Muse is a rock band that always shake up the music world, with their quirky songs and innovative music videos. But how well do music fans know these award-winning rockers from England? Discover 7 things you may not know about Muse below, then get tickets to see Muse live here at AXS.
Before finding fame as Muse, the band had the much more terrible name of Rocket Baby Dolls. Their claim to fame under that moniker was winning a battle of the bands in their home city of Teignmouth back in 1994. They didn't expect to win and as such, smashed all their equipment after the performance. So not only did they change their name, but they also had to buy new gear.
According to The Telegraph, it was lead singer Matthew Bellamy's art instructor who came up with the band's current moniker. Samuel Theoun discussed the idea of muses, which Bellamy liked and shortened to the singular "Muse." The report claims his reasoning was that the name was short and would fit well on any future posters promoting the band. He wasn't wrong.
Also per The Telegraph, the band hails from the same part of England as Coldplay lead singer Chris Martin. Teignmouth is part of the English province of Devon, and Martin is also from the same province. He's not from the same exact place, though; Martin was born and raised in the city of Exeter. Devon can definitely take pride in the quality of musicians it's turned out!
When Celine Dion first planned her Las Vegas residency in 2002, she considered naming it "Celine Dion Muse." The band, feeling that this would be a violation of their worldwide performance rights to the "Muse" name, threatened the legendary pop diva with legal action if she used the name. They also turned down her offer of $50,000 for permission to use the title, with Bellamy telling BBC News that he didn't want the band being thought of as "Celine Dion's backing band."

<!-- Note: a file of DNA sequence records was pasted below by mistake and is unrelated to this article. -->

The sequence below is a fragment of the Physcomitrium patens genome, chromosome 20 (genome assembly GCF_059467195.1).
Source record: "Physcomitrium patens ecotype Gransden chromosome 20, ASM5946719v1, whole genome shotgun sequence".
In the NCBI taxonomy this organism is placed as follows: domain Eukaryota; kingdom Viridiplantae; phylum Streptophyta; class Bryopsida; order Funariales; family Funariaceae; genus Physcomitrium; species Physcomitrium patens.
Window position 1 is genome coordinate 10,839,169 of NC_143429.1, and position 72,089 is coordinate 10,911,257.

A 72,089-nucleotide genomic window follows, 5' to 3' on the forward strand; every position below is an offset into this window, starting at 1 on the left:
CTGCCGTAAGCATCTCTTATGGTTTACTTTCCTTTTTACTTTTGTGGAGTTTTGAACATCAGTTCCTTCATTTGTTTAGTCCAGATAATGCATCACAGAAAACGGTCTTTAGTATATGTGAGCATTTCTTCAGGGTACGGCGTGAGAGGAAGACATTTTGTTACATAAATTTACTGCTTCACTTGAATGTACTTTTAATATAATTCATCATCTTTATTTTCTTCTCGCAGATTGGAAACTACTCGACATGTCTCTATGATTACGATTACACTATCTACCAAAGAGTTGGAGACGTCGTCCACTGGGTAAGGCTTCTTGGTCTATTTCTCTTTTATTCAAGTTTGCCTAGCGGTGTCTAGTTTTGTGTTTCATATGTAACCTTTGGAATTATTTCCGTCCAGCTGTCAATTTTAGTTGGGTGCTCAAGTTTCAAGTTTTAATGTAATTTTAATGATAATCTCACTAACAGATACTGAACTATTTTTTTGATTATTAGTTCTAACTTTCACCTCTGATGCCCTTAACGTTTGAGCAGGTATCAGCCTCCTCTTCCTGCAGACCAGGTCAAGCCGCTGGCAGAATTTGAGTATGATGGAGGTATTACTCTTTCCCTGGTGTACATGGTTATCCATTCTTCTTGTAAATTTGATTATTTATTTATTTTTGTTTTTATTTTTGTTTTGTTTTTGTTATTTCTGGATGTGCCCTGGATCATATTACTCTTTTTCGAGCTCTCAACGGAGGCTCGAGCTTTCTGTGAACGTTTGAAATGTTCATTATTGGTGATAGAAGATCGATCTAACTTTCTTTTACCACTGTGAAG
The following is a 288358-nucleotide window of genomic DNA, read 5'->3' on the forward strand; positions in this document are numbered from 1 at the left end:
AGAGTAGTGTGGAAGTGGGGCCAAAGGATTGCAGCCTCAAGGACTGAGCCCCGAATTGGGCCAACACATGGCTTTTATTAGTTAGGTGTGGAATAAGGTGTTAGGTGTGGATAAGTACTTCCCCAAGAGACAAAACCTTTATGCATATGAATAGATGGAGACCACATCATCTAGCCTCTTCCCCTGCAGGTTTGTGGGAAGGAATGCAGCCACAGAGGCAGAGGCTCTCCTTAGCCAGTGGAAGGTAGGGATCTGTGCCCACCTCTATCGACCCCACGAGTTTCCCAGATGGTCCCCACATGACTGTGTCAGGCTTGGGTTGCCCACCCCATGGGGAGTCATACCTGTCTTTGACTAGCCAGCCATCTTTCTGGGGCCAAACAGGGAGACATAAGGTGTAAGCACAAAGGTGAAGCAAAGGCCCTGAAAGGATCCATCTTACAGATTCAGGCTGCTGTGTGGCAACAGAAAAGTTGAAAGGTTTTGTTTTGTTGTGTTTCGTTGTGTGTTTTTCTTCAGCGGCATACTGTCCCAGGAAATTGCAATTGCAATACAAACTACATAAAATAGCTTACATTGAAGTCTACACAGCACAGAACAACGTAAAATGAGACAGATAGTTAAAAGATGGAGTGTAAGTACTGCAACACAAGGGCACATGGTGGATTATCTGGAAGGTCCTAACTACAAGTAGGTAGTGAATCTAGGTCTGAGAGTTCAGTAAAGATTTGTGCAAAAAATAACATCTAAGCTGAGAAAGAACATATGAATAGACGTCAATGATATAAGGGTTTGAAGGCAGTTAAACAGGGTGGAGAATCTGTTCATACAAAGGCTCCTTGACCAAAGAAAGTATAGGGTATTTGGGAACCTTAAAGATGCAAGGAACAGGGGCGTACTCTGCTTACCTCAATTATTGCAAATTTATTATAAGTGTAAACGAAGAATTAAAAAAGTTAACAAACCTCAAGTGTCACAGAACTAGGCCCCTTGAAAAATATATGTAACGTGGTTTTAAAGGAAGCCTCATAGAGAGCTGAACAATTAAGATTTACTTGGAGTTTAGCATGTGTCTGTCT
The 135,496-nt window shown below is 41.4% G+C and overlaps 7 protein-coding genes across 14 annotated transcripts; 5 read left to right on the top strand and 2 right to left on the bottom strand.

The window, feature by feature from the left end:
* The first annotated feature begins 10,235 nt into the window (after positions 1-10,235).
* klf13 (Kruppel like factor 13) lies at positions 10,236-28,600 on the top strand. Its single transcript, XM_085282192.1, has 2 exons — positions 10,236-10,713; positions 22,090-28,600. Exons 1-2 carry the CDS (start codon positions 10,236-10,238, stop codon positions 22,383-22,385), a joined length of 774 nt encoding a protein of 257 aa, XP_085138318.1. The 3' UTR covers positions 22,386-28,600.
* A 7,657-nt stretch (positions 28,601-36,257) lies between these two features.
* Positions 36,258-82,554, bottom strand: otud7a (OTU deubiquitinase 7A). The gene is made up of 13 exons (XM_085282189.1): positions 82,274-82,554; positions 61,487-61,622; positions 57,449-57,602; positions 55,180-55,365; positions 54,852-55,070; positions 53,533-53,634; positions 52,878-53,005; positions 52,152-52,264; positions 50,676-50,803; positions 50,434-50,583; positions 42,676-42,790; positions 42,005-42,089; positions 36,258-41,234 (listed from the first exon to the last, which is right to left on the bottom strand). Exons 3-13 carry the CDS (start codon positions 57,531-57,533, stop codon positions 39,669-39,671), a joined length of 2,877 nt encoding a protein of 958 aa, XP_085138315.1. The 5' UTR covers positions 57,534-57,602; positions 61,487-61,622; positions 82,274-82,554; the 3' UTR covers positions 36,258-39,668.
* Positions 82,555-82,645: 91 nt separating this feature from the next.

The year after almost suing Celine Dion, Muse did go to court against beverage giant Nescafe for an entirely different reason. Nescafe used Muse's cover of "Feeling Good" in one of their ads without permission, leading to the band suing them and receiving a settlement of a half million pounds. They didn't pocket the money, though; according to Gigwise, they donated the funds to UK charity Oxfam.
When the Summer Olympics came to London in 2012, a Muse song was chosen as the official song of the Olympics. As noted by BBC News, "Survival" from The 2nd Law became the Olympic theme that year. As if that wasn't cool enough, the band was also invited to perform "Survival" live as part of the Olympics' closing ceremony, making them part of Olympic history.
Muse fans looking to understand their music even better might want to crack open a book. Several different books in a variety of different genres have inspired their music over the years. In 2009, they told BBC News that they were inspired by George Orwell's dystopian novel "1984" while five years later, Bellamy said on YouTube that John Perkins' autobiography "Confessions of an Economic Hitman" was also an influence. Muse just might be the most literate band in music.
For more on Muse, including tickets to their upcoming concerts, visit their band page at AXS.